Many Children Left Behind

Reexamining the Texas Success Story

“No Child Left Behind”: That poll-tested slogan is the centerpiece of an artfully designed, meticulously implemented p.r. campaign designed to portray Texas as a hotbed of educational reform and achievement.

Certainly, the Texas accountability system has put some focus on teaching basic literacy skills to low-income children who may have been ignored in decades past.  However, it also ranks schools based mainly on the rates at which students (both whites and minorities) pass a single standardized test.

This feature of the Texas system, which has provoked the most controversy, is the basis of the federal No Child Left Behind Act.  Politicians and some in the Texas education bureaucracy have worked overtime to convince the nation that their accountability system, enacted in 1993, has improved student achievement and closed the academic gap between racial minorities and whites.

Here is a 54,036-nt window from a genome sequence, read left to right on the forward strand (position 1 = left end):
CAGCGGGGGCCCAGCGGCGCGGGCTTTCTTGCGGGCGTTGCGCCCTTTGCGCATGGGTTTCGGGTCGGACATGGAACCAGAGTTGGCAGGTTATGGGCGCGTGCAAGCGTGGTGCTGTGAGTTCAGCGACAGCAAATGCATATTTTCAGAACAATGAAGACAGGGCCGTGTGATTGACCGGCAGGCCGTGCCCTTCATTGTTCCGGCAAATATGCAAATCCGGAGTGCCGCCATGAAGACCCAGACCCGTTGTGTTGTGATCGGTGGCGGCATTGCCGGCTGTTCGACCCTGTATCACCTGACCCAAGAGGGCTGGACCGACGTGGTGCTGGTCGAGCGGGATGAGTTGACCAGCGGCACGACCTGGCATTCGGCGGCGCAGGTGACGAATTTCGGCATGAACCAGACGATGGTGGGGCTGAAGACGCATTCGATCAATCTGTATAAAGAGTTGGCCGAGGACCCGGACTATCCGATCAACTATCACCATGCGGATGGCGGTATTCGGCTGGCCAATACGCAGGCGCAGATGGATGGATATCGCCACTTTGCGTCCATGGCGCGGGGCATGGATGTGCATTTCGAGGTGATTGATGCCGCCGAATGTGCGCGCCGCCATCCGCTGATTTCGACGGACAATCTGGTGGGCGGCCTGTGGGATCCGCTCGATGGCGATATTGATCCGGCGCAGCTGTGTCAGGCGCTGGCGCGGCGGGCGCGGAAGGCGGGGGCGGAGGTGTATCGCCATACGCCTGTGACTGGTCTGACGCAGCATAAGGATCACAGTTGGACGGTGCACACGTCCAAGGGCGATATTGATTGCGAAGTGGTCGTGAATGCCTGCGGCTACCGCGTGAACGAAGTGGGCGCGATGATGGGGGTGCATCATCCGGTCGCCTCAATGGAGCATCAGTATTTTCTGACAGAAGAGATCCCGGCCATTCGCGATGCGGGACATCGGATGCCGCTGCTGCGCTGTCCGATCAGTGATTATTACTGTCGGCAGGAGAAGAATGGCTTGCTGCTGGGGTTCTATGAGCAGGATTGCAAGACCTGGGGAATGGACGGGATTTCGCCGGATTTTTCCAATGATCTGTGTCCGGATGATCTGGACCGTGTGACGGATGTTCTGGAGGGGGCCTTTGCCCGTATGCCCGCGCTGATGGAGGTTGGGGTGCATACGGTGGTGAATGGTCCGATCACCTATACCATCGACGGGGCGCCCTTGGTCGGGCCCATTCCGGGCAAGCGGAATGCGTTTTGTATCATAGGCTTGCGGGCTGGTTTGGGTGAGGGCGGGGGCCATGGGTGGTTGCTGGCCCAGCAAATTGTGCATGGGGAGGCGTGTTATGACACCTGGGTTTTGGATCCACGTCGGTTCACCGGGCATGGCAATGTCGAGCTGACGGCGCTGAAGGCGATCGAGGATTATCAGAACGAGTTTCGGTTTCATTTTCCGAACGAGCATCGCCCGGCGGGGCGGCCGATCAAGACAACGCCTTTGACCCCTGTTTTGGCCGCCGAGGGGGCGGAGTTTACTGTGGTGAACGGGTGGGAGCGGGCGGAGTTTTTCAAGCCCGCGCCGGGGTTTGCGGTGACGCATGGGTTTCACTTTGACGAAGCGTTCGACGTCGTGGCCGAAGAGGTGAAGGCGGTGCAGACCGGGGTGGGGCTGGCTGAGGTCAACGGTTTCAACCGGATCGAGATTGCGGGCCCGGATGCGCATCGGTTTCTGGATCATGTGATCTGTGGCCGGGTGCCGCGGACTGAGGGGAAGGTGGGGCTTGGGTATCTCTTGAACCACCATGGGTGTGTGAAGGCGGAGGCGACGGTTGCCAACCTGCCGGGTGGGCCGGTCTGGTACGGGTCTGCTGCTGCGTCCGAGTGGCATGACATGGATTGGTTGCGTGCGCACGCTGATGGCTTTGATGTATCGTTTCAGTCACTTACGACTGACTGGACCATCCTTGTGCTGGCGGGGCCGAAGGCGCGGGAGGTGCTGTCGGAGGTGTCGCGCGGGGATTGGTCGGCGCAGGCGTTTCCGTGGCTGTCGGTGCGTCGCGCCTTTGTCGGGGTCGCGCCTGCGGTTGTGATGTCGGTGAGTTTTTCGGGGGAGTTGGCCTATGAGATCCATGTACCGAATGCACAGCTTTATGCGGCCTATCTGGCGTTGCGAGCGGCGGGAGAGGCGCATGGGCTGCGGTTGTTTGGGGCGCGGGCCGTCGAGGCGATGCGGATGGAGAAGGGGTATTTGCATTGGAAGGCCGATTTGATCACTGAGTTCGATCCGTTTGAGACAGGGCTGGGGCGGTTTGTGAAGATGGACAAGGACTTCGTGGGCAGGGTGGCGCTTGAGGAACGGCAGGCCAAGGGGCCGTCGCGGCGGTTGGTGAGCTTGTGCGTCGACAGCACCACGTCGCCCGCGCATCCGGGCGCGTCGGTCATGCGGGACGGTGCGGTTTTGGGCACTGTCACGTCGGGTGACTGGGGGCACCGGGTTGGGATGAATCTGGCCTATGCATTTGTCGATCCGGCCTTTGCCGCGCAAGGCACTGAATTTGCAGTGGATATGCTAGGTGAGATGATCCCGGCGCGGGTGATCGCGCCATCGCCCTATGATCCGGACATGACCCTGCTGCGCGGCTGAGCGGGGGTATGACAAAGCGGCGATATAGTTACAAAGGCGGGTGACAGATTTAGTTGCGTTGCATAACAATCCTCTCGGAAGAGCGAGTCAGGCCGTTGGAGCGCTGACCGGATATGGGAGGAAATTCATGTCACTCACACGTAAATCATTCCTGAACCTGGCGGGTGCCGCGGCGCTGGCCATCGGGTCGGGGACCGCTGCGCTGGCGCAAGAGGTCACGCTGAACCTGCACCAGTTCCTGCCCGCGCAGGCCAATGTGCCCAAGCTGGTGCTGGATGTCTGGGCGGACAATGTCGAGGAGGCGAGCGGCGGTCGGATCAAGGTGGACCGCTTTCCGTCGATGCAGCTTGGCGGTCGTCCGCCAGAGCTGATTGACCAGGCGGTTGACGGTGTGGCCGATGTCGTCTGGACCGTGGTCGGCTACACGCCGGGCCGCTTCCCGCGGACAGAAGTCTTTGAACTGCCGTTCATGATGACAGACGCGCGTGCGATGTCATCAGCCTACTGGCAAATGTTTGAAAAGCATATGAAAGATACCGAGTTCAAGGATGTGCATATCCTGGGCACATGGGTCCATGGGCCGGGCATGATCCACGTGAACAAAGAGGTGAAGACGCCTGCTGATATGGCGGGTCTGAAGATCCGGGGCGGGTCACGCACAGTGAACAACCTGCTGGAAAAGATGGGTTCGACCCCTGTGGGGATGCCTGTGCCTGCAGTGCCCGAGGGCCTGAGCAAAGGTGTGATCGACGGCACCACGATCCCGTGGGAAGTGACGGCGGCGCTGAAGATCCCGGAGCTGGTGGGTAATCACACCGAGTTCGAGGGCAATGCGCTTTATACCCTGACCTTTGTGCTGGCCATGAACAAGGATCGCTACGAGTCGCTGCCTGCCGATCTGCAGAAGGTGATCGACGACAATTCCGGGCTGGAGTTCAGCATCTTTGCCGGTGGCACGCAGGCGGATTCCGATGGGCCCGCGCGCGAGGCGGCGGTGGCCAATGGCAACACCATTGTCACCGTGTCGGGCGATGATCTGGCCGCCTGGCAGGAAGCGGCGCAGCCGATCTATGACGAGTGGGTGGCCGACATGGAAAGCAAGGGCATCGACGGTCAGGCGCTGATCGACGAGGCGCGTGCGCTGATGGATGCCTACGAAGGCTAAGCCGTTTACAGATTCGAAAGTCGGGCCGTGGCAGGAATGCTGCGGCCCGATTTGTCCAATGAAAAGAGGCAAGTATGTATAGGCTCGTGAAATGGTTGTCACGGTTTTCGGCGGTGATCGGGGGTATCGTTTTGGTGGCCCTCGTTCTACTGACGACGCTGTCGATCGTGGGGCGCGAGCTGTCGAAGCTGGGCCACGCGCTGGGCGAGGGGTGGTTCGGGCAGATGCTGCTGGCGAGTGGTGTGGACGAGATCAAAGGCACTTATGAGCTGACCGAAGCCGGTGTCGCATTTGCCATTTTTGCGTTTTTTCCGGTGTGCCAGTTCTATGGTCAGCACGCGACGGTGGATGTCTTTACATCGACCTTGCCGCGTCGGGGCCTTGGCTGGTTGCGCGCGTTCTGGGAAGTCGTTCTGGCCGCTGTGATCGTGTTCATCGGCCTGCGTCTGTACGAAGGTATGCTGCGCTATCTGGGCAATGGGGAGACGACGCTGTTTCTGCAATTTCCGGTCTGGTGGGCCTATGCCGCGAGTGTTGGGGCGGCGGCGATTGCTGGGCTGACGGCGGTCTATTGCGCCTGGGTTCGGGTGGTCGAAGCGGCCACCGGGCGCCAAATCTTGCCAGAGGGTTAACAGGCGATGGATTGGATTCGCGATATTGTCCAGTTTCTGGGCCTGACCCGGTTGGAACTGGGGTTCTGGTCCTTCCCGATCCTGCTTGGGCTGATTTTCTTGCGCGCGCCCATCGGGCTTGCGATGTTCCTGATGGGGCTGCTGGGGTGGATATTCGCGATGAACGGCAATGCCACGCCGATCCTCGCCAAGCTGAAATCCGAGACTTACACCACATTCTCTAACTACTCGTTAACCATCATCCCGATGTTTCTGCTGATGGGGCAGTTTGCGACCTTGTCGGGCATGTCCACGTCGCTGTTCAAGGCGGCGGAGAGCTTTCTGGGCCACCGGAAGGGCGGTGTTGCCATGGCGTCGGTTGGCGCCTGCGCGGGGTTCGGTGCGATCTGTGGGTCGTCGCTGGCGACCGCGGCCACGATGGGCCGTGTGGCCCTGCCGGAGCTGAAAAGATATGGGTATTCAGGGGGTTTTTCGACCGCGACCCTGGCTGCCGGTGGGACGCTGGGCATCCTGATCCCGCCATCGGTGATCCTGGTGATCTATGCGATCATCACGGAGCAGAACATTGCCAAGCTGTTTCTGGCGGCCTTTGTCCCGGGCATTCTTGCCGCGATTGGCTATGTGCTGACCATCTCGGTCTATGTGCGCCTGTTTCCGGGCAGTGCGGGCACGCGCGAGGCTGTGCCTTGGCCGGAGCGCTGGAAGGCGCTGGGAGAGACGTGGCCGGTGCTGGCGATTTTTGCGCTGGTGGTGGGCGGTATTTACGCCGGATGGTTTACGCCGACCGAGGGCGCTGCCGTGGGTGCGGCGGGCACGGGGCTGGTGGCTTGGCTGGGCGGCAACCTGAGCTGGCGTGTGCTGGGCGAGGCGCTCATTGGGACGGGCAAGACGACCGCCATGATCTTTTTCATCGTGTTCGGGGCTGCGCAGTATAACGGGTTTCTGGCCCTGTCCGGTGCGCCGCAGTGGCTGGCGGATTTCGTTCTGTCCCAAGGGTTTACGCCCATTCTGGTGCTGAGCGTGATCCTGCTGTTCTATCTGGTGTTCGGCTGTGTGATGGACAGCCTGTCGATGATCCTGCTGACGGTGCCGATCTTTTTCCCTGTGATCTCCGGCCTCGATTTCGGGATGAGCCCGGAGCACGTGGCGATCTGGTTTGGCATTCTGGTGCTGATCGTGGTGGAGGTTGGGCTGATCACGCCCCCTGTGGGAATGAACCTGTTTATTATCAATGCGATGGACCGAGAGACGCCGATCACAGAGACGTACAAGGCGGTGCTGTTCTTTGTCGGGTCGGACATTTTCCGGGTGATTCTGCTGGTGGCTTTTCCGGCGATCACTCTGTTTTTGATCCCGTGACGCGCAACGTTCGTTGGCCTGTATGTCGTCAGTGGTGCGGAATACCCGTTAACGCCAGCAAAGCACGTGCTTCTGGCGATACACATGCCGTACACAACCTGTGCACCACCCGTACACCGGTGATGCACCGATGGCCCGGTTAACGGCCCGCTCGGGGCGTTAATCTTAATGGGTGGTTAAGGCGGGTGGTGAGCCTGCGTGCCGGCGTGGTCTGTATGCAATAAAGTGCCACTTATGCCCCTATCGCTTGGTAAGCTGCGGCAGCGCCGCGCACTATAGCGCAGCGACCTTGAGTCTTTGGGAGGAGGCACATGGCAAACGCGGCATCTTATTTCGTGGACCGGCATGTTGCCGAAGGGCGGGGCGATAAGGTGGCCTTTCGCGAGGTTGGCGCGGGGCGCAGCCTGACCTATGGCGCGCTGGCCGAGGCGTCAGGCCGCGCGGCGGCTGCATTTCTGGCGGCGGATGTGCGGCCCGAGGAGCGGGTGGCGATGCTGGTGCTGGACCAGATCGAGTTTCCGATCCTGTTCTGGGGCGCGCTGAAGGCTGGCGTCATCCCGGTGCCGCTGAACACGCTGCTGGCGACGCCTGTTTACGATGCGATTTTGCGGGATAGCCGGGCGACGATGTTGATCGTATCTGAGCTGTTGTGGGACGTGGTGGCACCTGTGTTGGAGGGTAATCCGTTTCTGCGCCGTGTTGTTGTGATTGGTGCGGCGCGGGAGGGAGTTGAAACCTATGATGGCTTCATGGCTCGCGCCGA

There is another story, however—one that many Texans, particularly those with children in the public schools, know—that is little told outside the Lone Star State.  It is a story of education policy based not on helping all children learn but on creating headlines about a “miracle” in Texas education.  It is a story of students doing multiple-choice testing drills instead of reading Shakespeare.

George Orwell would have understood what has happened here.  In the name...

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